It's been a rough year for Chemours (CC 0.20%). The DuPont (DD) spinoff has faced just about every possible challenge in the past 12 months, including lawsuits, operational issues, competitive threats, and -- of course -- a plummeting share price.
Still, sometimes the market overreacts. Is the worst over for Chemours? Let's look a bit more closely to find out.
When DuPont spun Chemours off, it also conveniently unloaded many legal liabilities onto the new company, including ones related to the manufacture and discharge of various chemicals. In 2017, Chemours settled a major class action lawsuit regarding the chemical PFOA, an ingredient in its Teflon coating. In 2018, the company also settled a North Carolina lawsuit regarding contamination of drinking water for $13 million plus other requirements, including providing drinking water for affected areas.
Now, a class action shareholder lawsuit alleges that Chemours misled investors about the extent of its liabilities. Chemours is also suing former parent DuPont for either $4 billion or the acceptance of financial responsibility for some of the liabilities Chemours is facing related to Teflon and other legacy DuPont products.
Chemours has been lucky so far that the judgments against it in these various suits have been comparatively minor. But the company has been embroiled in lawsuits for most of its existence, and there may still be more to come, given DuPont's long history as a chemical manufacturer and Chemours' liability for that history.
A top product weakens
Chemours' biggest seller is a chemical called titanium dioxide, often abbreviated TiO2. This versatile compound is used in sunscreens, animal feed, and -- most importantly -- as a white pigment in paint. The automotive industry is one of the biggest markets for white paint, so when auto sales are hot, so is the market for TiO2.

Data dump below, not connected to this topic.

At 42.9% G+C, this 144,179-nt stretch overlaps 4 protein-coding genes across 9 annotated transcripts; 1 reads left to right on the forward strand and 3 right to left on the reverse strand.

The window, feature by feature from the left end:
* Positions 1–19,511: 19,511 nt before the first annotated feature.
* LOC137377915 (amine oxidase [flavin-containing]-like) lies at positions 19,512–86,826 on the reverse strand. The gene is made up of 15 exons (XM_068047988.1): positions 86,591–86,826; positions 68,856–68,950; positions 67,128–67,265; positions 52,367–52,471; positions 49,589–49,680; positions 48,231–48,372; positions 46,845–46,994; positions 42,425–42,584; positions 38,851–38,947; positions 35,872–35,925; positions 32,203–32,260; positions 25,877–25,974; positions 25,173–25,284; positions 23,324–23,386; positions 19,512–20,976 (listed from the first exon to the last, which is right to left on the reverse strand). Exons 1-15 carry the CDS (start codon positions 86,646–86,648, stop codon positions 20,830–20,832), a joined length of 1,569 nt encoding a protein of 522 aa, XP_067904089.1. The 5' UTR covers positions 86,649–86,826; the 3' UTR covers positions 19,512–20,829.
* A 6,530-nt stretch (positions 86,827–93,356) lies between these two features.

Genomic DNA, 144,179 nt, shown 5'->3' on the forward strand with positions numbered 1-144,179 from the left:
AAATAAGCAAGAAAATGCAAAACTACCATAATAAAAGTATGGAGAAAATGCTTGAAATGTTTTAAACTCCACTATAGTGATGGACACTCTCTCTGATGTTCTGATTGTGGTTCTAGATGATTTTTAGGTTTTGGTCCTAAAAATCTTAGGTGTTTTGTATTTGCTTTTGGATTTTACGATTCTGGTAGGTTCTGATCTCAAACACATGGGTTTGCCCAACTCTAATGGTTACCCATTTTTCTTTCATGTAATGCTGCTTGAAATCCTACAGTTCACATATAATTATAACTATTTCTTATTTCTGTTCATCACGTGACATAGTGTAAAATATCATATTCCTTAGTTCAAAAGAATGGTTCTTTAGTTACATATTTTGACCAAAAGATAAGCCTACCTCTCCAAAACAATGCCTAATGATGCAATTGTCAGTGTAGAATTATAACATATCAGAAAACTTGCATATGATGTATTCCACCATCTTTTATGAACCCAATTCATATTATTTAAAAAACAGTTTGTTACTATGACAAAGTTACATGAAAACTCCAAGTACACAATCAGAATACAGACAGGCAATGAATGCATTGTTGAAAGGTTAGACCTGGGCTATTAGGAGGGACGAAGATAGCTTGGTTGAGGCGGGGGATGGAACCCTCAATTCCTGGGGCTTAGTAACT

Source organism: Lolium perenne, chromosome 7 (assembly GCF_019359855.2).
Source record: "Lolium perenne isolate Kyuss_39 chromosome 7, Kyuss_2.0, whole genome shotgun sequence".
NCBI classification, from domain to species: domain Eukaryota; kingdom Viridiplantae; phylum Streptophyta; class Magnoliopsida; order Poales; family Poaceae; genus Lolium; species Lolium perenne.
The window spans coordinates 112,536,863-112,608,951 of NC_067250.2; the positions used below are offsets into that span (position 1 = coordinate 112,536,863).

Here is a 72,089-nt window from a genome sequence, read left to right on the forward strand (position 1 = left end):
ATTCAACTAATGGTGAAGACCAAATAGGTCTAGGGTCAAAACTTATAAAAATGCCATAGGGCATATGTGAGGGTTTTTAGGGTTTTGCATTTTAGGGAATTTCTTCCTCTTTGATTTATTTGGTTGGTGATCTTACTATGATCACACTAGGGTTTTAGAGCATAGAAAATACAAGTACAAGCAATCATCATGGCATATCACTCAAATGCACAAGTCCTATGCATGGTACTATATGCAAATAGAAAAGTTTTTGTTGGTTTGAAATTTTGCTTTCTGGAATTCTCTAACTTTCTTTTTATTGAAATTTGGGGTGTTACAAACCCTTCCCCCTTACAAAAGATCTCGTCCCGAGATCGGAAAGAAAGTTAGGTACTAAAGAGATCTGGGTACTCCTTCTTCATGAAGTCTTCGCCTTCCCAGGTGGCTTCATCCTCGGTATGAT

Unfortunately, the global auto market seems to be cooling off, particularly in China. That's affecting Chemours' TiO2 sales. In Q1 and Q2, sales in the company's titanium technologies segment fell by more than 30% year over year.
This weakness was a major reason why Chemours cut its 2019 EBITDA guidance by $400 million. Fully half of that was thanks to "lower earnings in our titanium technologies segment, due to weak market demand and share loss," according to CEO Mark Vergnano.
TiO2 is a cyclical product, and it looks like we're decidedly in the down part of the cycle.
Refrigerant sales cool off
Chemours' biggest seller is TiO2, but one of its other major products is the refrigerant Opteon. In Q1, Chemours reported slower Opteon sales, but blamed them largely on delays in getting a state-of-the-art Opteon plant in Texas up and running. These kinds of delays aren't unusual for major chemical plants, so that wasn't so concerning.
But in Q2, Chemours announced that it was facing pressure from what it termed "illegal imports of HFC refrigerants into the European Union, mainly from China." Those imports, according to Vergnano on the Q2 earnings call, were responsible for Chemours shaving $125 million off of its 2019 EBITDA guidance.
Unfortunately, there doesn't seem to be a whole lot the company can do. Vergnano's prescription was, "We will continue to complain aggressively against this black market activity and to work with our industry partners and government authorities to control the flow of illegal refrigerants into Europe." Not much of a solution.
As if that weren't enough, Chemours was simply seeing weaker demand for fluoropolymers like Opteon overall, which is expected to contribute to another $75 million hit to the company's 2019 EBITDA.
So, here we have a company that's facing legal liabilities and uncertainty, weaker demand for its products, illegal competition that it seems pretty powerless to stop, and lowered expectations for 2019. That doesn't add up to a winning formula. Even bargain-hunting investors will probably be better off avoiding Chemours until its outlook improves. There are better stocks to buy.